I know what the outcomes usually are and that my wife has dodge a bullet but I believe in the power of prayer and have been humbled by so many people praying for my wife. God is so good and is the rock in which our family stands!

God’s healing power? He’s the one who struck her down and killed their son. The fact that he didn’t kill her too is hardly a testimony to his healing power.

This is the same view of religion that is on display at major sporting events, as when a receiver scores a touchdown and then points toward heaven to give credit to God. Now we know why God has no time to address thorny problems like the starving multitudes in Darfur. He is too busy checking out who is praising him and awarding them touchdowns.

This God is a petty God, a narcissist who exists on praise and flattery. There’s no better sign that this God is nothing more than the creation of Man, the figurative equivalent of the carved idols of old. He is in every respect the image of a human tyrant, with all the worst foibles of any human being.

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  • Siri

    This blog post was written nearly five years ago, exactly two months before the birth of my fifth and last baby. How many little lives could have been saved if the world (and US homebirth midwives plus their clients) had taken heed of Dr Amy’s words back then? Griffin, Gavin Michael, and many, many others not due to be conceived for a good while yet. Dr Amy, I honour your continued efforts; it must feel like an uphill struggle at times.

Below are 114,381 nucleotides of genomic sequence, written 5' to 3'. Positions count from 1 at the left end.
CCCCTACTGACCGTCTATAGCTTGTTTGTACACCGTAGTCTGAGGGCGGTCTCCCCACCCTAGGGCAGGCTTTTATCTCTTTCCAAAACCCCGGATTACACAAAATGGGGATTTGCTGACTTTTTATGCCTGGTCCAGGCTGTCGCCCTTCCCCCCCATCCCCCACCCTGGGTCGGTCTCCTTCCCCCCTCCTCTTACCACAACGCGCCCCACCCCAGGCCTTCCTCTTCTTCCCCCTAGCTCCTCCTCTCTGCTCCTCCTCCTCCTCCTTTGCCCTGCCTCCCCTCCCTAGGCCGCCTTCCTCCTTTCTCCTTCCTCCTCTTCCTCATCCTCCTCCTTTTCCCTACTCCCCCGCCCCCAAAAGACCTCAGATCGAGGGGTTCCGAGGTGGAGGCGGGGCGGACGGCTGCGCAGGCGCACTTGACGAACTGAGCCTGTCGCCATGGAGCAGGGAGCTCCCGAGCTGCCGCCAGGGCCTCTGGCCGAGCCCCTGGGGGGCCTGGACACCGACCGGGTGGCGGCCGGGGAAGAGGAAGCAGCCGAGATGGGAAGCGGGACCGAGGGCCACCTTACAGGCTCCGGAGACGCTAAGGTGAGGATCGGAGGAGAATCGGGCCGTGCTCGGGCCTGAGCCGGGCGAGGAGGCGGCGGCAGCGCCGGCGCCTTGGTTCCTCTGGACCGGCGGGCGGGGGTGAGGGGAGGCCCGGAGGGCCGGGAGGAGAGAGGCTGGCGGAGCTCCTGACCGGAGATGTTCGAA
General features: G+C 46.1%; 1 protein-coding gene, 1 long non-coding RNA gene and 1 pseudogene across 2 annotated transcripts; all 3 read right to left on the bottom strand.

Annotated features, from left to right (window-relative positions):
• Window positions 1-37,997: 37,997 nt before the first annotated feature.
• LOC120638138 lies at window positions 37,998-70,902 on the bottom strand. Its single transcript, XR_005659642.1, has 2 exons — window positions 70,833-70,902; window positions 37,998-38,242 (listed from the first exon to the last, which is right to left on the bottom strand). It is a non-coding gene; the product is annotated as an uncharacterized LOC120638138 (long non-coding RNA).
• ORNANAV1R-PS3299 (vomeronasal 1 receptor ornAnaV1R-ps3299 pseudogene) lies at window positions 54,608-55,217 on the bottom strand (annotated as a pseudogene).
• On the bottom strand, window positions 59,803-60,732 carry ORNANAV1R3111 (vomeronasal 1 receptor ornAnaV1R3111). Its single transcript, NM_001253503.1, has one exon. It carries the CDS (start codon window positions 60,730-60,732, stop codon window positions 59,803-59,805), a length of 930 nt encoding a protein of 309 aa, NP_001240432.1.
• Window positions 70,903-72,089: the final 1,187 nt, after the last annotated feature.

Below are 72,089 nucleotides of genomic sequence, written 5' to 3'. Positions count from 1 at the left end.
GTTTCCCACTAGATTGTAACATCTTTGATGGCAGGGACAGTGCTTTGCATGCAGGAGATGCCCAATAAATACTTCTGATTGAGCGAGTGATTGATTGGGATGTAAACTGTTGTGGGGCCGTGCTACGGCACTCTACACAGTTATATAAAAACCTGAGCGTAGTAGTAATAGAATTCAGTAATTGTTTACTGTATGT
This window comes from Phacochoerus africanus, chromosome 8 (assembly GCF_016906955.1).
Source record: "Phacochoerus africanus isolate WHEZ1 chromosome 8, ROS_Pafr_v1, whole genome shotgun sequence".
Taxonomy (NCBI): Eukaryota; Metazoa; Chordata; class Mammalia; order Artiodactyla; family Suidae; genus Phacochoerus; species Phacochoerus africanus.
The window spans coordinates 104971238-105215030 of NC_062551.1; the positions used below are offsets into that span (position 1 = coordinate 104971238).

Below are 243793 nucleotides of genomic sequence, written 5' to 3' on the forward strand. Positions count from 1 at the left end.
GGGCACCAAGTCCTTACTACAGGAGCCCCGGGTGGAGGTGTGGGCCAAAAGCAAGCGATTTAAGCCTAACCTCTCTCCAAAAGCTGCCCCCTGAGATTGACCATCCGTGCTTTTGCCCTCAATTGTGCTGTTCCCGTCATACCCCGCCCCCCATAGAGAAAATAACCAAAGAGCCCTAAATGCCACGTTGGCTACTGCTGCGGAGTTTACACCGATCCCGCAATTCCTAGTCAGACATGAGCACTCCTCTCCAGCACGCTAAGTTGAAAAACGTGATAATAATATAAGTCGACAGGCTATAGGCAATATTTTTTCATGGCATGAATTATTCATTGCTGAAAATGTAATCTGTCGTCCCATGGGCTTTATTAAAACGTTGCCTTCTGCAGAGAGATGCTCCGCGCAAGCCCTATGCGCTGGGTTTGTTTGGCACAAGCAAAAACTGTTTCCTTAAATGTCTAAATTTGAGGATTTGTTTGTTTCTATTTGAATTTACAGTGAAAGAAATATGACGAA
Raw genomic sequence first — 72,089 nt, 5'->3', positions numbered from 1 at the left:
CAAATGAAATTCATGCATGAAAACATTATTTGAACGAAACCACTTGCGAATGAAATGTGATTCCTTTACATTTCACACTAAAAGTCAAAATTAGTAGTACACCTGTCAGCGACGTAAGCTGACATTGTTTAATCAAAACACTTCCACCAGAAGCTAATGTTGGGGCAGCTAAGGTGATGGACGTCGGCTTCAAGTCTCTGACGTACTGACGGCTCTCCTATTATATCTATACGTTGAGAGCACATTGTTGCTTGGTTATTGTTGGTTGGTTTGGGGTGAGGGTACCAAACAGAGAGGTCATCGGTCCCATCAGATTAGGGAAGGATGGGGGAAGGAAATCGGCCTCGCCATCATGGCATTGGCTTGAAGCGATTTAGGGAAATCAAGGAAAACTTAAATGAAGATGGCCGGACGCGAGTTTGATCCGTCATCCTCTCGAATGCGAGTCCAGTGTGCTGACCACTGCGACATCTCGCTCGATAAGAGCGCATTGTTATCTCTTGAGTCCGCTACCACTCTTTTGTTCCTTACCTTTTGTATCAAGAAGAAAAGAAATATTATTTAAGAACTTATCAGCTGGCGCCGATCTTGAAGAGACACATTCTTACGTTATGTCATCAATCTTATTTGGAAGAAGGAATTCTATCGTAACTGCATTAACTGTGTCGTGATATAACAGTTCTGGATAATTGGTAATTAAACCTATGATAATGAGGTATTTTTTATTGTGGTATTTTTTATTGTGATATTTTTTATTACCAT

• That Guy

    Okay, look, I’m sorry for this. Upon re-reading your little biography, I feel I need to apologize a little. Just remember that children are priority one the next time you make a blog entry like this, okay?

  • That Guy

    I need to be honest with you. There are two things wrong here.

    The first is that the family should’ve been a lot more careful and actually went to the hospital. They got themselves into that mess, and they consequently to blame for all of what happened afterward. But to praise God and seemingly ignore the fact that a young baby died is absolutely shameful. No person worth their salt would ever do this.

    The second thing comes from you, actually. I’ve had my fair share of disappointment on both sides of the debate. However, there is something rather disturbing about your blog post that makes this seem much less genuine. The way you worded all of this, coupled with the subject matter at hand, are the two key indicators of what you really intended for this blog to be. You care little to nothing about the baby, you care more about saying how bad religion and God are and how the parents should’ve been more careful. In any situation like this, babies always come first. Instead, you made sure that only your views on religion came first. If anything, it feels more like you were “cashing in” on the tragedy to prove a point about God. While I do agree with you about the parents, as pointed out in the previous paragraph, you turned the tragedy into what looks like an attempt to de-convert believers. I am a skeptic, having read dozens of passages in the Skeptics Annotated Bible, so I am on the atheist side of the debate a majority of the time. But this is low for just about anyone. I am ashamed to have read this, and my heart goes out to the baby that died that day.